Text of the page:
The prevalence of infrastructure investment as a catalyst for socio-economic development has been well documented. It can be influential both in the short-term through job creation, as well in the medium to long-term through wider benefits and externalities. Infrastructure investment is thus an essential pillar to a vibrant and functioning society. However, globally physical infrastructure of developed economies has been subjected to significant and systemic underinvestment.
To bridge this gap in demand, there is greater appetite for augmented private-sector involvement in public-services and infrastructure provision at city level. It is argued that developing and investing in infrastructure at a city level will broaden prosperity of communities throughout the region, ergo the national economy. As such city legislators are responsible for determining the infrastructure needs of their city.
Determining the strategic infrastructure needs requires city legislators to consider and assess the future needs of society and to maximise from these investments by delivering benefits, opportunities and to contribute to the growth of the economy. Delivering benefits, opportunities and growth requires consideration of diverse range of individual, business and local community needs. In considering the infrastructure needs of cities, the UK Smart Cities agenda can be utilised to inform infrastructure decision-making through the collection and analysis of data. Under the Smart Cities agenda, the data is then shared by key stakeholders. It is imperative that city legislators work in partnership with the key stakeholders to ensure that cities have the right skills to deliver and sustain a smart city economy.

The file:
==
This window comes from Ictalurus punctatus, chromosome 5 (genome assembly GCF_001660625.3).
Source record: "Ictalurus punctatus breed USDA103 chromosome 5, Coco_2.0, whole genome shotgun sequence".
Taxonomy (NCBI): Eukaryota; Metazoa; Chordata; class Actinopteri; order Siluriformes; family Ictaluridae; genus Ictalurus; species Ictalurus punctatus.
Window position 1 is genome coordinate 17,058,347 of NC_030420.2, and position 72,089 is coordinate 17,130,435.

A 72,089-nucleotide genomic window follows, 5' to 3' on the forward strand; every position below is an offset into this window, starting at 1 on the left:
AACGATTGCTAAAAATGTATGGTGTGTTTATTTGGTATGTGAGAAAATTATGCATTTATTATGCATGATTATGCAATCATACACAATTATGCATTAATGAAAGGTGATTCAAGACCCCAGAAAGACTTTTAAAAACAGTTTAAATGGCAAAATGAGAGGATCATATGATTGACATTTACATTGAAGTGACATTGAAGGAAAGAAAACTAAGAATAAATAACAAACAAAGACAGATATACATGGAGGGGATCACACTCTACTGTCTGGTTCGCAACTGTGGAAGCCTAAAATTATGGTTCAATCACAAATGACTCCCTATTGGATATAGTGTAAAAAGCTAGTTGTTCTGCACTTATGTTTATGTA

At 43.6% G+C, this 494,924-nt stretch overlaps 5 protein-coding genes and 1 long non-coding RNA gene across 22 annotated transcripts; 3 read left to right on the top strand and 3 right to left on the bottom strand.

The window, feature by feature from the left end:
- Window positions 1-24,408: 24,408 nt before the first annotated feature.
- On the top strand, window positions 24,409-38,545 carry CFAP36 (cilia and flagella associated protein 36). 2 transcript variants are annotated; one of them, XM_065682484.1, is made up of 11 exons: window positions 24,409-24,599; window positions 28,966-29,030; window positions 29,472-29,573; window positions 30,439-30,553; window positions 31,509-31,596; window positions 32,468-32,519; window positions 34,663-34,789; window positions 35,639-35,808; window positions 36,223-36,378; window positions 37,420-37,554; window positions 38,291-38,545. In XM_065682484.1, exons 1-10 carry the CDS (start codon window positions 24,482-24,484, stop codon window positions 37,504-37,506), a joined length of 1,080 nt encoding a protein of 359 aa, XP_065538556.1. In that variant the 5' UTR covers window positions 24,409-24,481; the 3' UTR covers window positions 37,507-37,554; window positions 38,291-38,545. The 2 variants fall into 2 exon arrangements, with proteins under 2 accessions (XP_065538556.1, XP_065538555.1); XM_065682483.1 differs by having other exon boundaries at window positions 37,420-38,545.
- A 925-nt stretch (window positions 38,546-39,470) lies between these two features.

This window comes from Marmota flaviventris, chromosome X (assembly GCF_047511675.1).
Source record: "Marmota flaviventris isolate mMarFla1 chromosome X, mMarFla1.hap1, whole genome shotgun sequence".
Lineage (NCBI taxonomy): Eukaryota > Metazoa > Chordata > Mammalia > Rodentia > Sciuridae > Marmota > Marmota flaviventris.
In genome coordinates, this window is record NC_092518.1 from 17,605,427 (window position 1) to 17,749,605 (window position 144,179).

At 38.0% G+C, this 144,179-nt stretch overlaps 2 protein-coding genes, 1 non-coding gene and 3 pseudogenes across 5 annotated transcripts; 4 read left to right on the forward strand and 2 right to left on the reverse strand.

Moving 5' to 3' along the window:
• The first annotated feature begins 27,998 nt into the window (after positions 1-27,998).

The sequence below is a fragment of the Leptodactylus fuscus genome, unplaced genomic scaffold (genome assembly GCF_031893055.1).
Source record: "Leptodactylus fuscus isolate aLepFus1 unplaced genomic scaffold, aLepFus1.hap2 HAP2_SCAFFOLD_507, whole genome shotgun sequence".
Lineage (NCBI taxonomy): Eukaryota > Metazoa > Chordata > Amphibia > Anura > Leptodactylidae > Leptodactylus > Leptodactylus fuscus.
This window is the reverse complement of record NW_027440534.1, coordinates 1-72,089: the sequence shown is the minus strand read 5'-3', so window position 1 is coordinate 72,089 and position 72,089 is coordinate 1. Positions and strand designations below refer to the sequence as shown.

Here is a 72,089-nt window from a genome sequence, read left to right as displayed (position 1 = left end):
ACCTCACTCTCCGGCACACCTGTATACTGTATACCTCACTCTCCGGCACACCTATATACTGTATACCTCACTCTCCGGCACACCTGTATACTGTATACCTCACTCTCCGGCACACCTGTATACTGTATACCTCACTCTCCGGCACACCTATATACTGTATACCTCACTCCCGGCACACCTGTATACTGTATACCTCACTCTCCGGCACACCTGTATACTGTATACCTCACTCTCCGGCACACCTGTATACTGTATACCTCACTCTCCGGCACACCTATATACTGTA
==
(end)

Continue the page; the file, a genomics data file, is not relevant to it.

Ensuring the right skills base requires city legislators to collaborate with universities, colleges and training organisations so as to be involved in developing the skills needs to sustain a smart city economy. Investing in infrastructure that delivers on a smart city economy creates a vibrant, diverse and sustainable economy that will create growth and prosperity.
This PhD proposal aims to: Model the critical success factors of a smart city economy, premised on the partnership between city legislators and regional universities.
The objectives of the proposal seek to:
1. Ascertain the drivers and barriers of a smart city skills based economy
2. Understanding the needs of vibrant, diverse and sustainable regional economy
3.Develop conceptual model for a successful city legislator and university partnership that delivers on regional growth and prosperity.
Vice Chancellors Research Scholarships (VCRS)
The scholarships will cover tuition fees and a maintenance award of £14,777 per annum for three years (subject to satisfactory academic performance). Applications are invited from UK, European Union and overseas students.
The scholarship will cover tuition fees at the Home rate and a maintenance allowance of £ 14,777 per annum for three years. EU applicants will only be eligible for the fees component of the studentship (no maintenance award is provided). For Non EU nationals the candidate must be "settled" in the UK.
Monday 18 February 2019
13 March to 21 March 2019
The largest of Ulster's campuses
When applying for this PhD opportunity please quote reference number: